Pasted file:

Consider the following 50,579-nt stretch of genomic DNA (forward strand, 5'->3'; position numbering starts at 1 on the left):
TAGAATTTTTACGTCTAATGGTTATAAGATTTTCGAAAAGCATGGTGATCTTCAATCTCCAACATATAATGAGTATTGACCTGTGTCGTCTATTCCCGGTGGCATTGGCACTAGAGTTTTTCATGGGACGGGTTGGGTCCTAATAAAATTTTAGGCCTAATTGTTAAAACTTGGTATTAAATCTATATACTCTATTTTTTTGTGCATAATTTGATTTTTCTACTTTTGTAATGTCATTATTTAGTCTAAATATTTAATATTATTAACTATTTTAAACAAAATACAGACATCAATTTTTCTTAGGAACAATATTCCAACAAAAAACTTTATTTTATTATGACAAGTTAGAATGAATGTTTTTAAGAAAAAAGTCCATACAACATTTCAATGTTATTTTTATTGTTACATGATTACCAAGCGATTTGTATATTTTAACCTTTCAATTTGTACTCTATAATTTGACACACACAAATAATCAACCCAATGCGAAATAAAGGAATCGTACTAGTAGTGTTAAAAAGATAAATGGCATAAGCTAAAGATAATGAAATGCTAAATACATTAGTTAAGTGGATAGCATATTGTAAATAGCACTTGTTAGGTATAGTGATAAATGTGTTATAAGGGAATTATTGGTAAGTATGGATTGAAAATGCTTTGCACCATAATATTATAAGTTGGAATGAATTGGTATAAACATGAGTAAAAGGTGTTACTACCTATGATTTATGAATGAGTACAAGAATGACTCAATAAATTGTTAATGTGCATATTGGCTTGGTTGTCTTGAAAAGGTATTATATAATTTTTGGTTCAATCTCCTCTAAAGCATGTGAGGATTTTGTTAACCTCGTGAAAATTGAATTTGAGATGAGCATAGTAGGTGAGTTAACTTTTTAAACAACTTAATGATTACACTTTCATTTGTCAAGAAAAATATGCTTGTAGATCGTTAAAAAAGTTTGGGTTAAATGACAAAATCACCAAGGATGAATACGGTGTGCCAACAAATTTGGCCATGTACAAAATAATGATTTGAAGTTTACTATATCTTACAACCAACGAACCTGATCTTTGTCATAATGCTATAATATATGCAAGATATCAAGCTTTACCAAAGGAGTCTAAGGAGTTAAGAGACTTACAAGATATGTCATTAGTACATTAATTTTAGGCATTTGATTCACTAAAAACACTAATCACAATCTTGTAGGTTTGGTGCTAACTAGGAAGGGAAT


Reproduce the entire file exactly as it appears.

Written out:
Consider the following 50,579-nt stretch of genomic DNA (forward strand, 5'->3'; position numbering starts at 1 on the left):
TAGAATTTTTACGTCTAATGGTTATAAGATTTTCGAAAAGCATGGTGATCTTCAATCTCCAACATATAATGAGTATTGACCTGTGTCGTCTATTCCCGGTGGCATTGGCACTAGAGTTTTTCATGGGACGGGTTGGGTCCTAATAAAATTTTAGGCCTAATTGTTAAAACTTGGTATTAAATCTATATACTCTATTTTTTTGTGCATAATTTGATTTTTCTACTTTTGTAATGTCATTATTTAGTCTAAATATTTAATATTATTAACTATTTTAAACAAAATACAGACATCAATTTTTCTTAGGAACAATATTCCAACAAAAAACTTTATTTTATTATGACAAGTTAGAATGAATGTTTTTAAGAAAAAAGTCCATACAACATTTCAATGTTATTTTTATTGTTACATGATTACCAAGCGATTTGTATATTTTAACCTTTCAATTTGTACTCTATAATTTGACACACACAAATAATCAACCCAATGCGAAATAAAGGAATCGTACTAGTAGTGTTAAAAAGATAAATGGCATAAGCTAAAGATAATGAAATGCTAAATACATTAGTTAAGTGGATAGCATATTGTAAATAGCACTTGTTAGGTATAGTGATAAATGTGTTATAAGGGAATTATTGGTAAGTATGGATTGAAAATGCTTTGCACCATAATATTATAAGTTGGAATGAATTGGTATAAACATGAGTAAAAGGTGTTACTACCTATGATTTATGAATGAGTACAAGAATGACTCAATAAATTGTTAATGTGCATATTGGCTTGGTTGTCTTGAAAAGGTATTATATAATTTTTGGTTCAATCTCCTCTAAAGCATGTGAGGATTTTGTTAACCTCGTGAAAATTGAATTTGAGATGAGCATAGTAGGTGAGTTAACTTTTTAAACAACTTAATGATTACACTTTCATTTGTCAAGAAAAATATGCTTGTAGATCGTTAAAAAAGTTTGGGTTAAATGACAAAATCACCAAGGATGAATACGGTGTGCCAACAAATTTGGCCATGTACAAAATAATGATTTGAAGTTTACTATATCTTACAACCAACGAACCTGATCTTTGTCATAATGCTATAATATATGCAAGATATCAAGCTTTACCAAAGGAGTCTAAGGAGTTAAGAGACTTACAAGATATGTCATTAGTACATTAATTTTAGGCATTTGATTCACTAAAAACACTAATCACAATCTTGTAGGTTTGGTGCTAACTAGGAAGGGAAT